ESRI warns of delays in Irish citizenship process

Applicants for Irish citizenship still face ‘more favourable conditions’ than other EU countries

People attend a citizenship ceremony at the Convention Centre, Dublin. Photograph: Alan Betson

People attend a citizenship ceremony at the Convention Centre, Dublin. Photograph: Alan Betson


Delays in the processing of applications, expensive fees and a lack of clarity around eligibility conditions are among a number of concerns raised in a new report examining Ireland’s citizenship process.

The Economic and Social Research Institute (ESRI) Pathways to Citizenship report also raises concern around the barriers facing children applying for citizenship before they turn 18 and the lack of an appeal mechanism for people whose applications are declined.

The ESRI report found applicants for Irish citizenship face “more favourable conditions” than in other EU member states including not having to renounce their former nationality or undertake a language or civics test.

However, the lack of clarity around the requirement that a person must be of “good character” to qualify for citizenship “gives rise to uncertainty”, said the report. Ireland’s naturalisation application and certification fees are also “among the highest in the EU”.

The number of applications for Irish citizenship “jumped significantly” between 2008 and 2011, reflecting the rise in numbers who immigrated to Ireland in the early 2000s, reports the ESRI.

A total of 145,800 people acquired Irish citizenship between 2006 and 2018 but application numbers have “decreased steadily” since 2012. Just over 8,200 people were granted Irish citizenship through naturalisation in 2018 and 5,800 in 2019.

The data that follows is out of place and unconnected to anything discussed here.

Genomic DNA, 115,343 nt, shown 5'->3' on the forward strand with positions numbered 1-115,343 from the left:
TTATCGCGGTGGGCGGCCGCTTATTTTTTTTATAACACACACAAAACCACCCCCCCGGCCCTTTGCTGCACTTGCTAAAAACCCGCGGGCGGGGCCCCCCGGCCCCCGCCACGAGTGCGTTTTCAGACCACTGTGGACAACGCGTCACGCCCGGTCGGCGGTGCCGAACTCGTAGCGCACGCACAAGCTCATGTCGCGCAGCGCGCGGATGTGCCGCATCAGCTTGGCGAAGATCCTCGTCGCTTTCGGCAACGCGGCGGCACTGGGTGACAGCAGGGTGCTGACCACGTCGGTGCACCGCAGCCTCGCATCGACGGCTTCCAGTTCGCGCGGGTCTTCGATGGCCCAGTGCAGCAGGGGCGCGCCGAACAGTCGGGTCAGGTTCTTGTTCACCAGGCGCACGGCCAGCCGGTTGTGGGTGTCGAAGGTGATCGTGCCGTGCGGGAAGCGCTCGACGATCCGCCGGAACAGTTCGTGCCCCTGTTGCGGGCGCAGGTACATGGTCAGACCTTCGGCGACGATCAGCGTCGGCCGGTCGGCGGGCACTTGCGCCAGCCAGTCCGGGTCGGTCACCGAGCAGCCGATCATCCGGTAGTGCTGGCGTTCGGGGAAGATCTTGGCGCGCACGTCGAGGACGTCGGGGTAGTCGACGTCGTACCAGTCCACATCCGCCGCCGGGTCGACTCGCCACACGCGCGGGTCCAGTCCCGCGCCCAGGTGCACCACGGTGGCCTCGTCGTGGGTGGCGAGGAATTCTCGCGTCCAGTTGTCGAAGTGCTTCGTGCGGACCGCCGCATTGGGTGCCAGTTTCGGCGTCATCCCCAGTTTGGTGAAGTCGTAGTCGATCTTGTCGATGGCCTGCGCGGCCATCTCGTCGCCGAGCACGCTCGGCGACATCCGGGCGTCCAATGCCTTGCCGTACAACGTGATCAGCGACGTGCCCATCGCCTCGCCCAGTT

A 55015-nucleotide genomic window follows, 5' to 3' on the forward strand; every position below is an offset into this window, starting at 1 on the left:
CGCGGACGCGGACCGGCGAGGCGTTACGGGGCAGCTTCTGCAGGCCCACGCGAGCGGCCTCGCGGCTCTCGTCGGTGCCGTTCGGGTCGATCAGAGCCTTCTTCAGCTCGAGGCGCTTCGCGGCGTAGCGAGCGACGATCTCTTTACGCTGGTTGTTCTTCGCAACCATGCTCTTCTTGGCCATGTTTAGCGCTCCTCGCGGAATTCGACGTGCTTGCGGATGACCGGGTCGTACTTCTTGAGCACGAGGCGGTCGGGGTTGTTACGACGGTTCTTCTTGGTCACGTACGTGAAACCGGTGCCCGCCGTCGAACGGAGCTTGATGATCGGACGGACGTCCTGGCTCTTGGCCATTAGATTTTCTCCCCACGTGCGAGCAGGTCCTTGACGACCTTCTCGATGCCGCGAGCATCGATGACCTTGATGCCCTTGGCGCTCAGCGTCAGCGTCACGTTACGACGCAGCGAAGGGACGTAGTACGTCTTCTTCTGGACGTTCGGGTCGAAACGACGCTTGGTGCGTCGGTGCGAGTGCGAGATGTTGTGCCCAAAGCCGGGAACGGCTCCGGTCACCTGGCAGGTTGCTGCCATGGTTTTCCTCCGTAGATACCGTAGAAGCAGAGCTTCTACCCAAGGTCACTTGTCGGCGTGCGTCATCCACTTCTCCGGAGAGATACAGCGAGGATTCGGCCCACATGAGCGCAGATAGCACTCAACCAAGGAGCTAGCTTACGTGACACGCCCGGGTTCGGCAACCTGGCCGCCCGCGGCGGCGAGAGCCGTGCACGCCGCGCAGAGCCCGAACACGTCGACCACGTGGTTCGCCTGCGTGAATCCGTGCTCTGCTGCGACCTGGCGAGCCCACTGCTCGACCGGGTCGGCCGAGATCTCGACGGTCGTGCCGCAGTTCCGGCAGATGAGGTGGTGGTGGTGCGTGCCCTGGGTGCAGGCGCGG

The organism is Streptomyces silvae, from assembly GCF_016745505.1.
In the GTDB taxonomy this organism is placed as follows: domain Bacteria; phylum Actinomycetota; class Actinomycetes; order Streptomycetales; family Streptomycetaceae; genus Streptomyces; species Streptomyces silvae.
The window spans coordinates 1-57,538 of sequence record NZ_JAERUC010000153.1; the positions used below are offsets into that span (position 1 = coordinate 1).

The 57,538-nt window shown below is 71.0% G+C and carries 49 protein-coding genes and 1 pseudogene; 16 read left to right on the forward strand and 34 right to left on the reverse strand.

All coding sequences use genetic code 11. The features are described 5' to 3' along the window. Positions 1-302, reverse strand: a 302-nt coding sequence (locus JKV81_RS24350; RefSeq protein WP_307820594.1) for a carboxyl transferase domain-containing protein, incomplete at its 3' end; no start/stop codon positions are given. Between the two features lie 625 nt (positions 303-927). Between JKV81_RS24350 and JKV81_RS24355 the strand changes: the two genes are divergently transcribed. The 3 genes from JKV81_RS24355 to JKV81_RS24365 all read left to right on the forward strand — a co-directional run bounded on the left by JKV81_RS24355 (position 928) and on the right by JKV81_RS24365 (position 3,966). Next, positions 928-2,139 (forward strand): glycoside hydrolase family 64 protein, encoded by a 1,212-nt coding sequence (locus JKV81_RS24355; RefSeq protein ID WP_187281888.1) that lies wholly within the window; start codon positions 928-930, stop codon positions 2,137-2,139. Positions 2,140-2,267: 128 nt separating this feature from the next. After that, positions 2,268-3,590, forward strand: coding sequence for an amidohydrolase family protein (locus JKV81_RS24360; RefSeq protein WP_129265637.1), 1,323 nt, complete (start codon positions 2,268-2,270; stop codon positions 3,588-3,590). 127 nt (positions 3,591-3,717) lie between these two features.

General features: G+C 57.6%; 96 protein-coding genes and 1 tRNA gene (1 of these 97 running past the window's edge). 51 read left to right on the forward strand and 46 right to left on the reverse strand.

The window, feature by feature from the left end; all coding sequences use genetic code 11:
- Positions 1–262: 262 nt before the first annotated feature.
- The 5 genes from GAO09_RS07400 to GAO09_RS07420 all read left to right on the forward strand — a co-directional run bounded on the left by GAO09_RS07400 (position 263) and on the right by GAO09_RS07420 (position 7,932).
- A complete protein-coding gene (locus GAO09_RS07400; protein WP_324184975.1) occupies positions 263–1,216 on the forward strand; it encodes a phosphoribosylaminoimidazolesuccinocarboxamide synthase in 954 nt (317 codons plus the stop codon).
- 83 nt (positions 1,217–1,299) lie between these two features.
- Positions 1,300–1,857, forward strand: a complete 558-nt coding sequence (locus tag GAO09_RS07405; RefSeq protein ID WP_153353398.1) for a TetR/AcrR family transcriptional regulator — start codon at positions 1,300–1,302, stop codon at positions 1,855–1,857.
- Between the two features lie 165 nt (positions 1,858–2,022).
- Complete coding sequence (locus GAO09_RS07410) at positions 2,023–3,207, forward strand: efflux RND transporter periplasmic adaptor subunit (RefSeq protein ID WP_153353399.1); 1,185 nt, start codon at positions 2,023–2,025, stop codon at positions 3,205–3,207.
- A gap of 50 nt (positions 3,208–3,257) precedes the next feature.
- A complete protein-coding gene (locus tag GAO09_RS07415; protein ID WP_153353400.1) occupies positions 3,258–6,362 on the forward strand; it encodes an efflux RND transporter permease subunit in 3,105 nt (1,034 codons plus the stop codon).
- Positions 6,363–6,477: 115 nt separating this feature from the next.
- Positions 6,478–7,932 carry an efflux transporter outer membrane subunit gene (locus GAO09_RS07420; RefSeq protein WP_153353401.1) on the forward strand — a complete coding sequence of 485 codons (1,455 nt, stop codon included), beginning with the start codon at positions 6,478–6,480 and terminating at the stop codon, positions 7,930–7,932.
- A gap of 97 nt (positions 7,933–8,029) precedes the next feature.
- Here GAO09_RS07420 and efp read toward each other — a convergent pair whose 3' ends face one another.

While most people who apply are non-EU nationals, the number of EU citizens applying has increased in recent years.

People from Nigeria, India, the Philippines, Pakistan the US and China make up the highest number of applications from non-EU nationals and people from Poland, Romania, the UK, Latvia, Hungary and Lithuania are the most common EU nationalities to apply.

The number of UK citizens who acquired Irish citizenship increased seven fold in the two years following the Brexit referendum, rising from 98 naturalisations in 2016 to 687 in 2018.

In November 2020, 5,379 people had been waiting longer than two years for their citizenship application to be processed while a total of 23,187 citizenship applications are currently being processed, according to data published in this newspaper last month.

In October 2020 the Department of Justice said it should take 12 months for a “straightforward application” to be processed following delays arising from the 2019 High Court judgement and Covid-19 restrictions.

The High Court’s ruling last year that any person applying for Irish citizenship could not spend a day outside Ireland in the year before they apply resulted in “significant delays” in the system, notes the report.

The “six week rule”, which provides for short term absences from Ireland during the year of continuous residence needed to apply for citizenship, was found to be unlawful in July 2019 by Mr Justice Max Barrett.

However, the Court of Appeal found in November 2019 that his judgement was “unworkable, overly literal, unduly rigid and gives rise to an absurdity”, says the report.

Applicants for Irish citizenship must have a total reckonable residence of five years during the previous nine years, including one year of “continuous residence”.

Applying for citizenship costs €175 and if granted, adults must pay €950 for their certificate while children and widow/widowers of an Irish citizen pay €200. Refugees and stateless persons are exempt from paying this fee.

Applicants must also be of “good character” – a term that is “not defined” and has no published “guidelines on its interpretation”, notes the report. While application refusals are generally low, the rejection rate increased from 6 per cent to 15 per cent in 2018 when 1,243 applications were refused. Just five people have had their Irish citizenship revoked in the past decade.